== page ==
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Youth Unemployment in Times of Crises in the EU 27

Forschungsinstitut für Bildungs- und Sozialökonomie (FiBS)

Die neue Studie „Youth Unemployment in Times of Crises in the EU 27“ des FiBS Forschungsinstituts für Bildungs- und Sozialökonomie untersucht die Jugendarbeitslosigkeit in der EU in der Folge der Finanz- und Wirtschaftskrise 2008/09 und verknüpft diese mit einer ersten Schätzung, wie die Jugendarbeitslosigkeit nach der Corona-Krise zunehmen könnte.

  • Discipline: Social, Economy, Education
  • Research Method: Quantitative
  • Research Design: Other data (e. g. web scraping, lab results)
  • Collection Status: Results published, Closed data collection

Ziel der Studie

Given the biased labour market impact of the financial crisis on the EU youth and expecting a similar cyclical effect in light of the Corona-crisis, this study examines the aftermath of the financial crisis on youth unemployment at the aggregate European level, the EU 27, focusing on unemployment dynamics by education, gender and youth age. To complement the analysis with employment developments, we examine sectoral employment developments between 2008 and 2019 for the age groups 25-64 and 15-24. The main objective of the study is to extract lessons to help alleviate some of the negative consequences of the Corona-crisis on youth employment.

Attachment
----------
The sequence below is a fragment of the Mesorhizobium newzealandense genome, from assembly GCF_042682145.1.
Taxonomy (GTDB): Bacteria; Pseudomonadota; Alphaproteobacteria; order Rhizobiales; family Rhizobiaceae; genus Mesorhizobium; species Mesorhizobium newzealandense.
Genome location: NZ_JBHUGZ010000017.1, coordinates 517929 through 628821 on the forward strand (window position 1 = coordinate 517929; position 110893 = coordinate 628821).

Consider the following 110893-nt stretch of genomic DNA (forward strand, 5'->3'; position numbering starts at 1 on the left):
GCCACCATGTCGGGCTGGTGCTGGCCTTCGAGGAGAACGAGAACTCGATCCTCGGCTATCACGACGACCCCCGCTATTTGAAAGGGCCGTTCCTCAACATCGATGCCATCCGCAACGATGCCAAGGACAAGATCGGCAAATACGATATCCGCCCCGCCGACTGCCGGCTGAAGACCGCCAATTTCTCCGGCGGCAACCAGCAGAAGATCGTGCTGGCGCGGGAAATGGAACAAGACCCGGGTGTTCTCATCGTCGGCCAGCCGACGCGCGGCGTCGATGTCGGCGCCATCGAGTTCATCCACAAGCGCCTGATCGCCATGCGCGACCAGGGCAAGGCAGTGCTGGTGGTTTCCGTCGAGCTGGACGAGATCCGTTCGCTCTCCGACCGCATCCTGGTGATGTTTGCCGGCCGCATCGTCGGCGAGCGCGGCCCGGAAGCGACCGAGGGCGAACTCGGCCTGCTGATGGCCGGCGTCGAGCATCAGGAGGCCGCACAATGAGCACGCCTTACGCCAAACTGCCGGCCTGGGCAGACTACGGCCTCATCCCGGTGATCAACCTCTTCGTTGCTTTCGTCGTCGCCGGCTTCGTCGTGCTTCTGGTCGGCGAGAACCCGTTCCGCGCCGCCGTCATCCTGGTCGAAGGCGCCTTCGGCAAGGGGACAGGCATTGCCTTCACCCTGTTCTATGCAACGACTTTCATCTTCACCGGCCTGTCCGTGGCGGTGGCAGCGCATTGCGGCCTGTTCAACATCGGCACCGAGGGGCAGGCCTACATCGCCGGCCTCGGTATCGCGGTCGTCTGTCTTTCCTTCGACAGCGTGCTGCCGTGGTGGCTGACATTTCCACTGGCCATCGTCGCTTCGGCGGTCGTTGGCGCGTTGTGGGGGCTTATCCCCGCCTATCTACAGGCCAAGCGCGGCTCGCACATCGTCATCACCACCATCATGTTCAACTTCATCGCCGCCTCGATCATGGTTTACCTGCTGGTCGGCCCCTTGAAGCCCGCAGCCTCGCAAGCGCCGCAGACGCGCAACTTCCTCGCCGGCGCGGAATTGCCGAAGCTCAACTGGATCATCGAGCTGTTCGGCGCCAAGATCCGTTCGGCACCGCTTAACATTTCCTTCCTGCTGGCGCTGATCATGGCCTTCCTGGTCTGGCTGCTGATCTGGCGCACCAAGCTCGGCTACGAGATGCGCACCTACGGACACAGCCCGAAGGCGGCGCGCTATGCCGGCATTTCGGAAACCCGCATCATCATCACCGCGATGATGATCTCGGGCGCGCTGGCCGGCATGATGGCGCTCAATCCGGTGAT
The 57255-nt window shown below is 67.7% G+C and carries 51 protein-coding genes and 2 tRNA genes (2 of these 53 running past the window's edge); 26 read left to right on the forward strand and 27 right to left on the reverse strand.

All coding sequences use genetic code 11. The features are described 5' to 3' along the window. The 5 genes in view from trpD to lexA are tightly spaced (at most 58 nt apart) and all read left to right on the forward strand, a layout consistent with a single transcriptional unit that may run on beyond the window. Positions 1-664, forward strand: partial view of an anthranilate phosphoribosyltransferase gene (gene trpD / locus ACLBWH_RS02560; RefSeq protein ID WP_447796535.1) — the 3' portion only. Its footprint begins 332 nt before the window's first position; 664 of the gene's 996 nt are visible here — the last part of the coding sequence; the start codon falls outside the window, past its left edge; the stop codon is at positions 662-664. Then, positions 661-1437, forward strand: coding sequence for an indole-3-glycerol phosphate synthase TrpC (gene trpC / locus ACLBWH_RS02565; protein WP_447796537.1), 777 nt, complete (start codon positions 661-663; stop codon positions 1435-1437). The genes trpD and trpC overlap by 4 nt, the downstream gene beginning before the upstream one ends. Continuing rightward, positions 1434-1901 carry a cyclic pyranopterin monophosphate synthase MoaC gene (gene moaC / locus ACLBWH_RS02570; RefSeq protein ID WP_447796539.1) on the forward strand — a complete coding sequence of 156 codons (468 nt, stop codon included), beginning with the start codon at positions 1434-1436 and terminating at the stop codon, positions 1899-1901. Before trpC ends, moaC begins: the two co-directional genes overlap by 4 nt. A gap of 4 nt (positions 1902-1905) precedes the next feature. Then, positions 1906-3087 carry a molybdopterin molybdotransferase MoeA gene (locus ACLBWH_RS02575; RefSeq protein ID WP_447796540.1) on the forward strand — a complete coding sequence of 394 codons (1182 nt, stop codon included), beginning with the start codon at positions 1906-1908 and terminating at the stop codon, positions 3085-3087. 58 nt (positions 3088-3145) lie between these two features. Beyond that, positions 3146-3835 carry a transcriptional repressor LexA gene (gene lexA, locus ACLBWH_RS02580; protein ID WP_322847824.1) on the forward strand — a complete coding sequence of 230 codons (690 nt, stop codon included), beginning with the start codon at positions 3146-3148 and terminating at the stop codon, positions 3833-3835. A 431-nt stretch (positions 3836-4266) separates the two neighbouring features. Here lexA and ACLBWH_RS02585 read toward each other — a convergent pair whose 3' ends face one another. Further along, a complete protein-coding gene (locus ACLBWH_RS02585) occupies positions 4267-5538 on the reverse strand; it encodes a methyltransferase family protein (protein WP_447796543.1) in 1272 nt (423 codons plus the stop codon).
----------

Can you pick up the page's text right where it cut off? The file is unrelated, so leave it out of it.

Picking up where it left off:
This study examined the effects of the financial crisis on youth unemployment in the EU 27 by analyzing its dynamics by qualification, gender and age during the period 2005 to 2019. For this purpose, the authors assessed youth unemployment evolution for the total youth (aged 20-29 years old) and for the age groups 20-24 and 25-29 separately, since human capital theory hypothesizes lower unemployment of the latter group due to higher labour market experience which adds to human capital.

To complement the analysis on gender and education effects with employment developments, the authors examined sectoral employment evolutions and GDP growth rates in male or female-dominated as well as gender-balanced branches of the 27 EU countries for the age groups 25-64 and 15-24 during the crisis (between 2008 and 2010) and afterwards (between 2011 and 2019).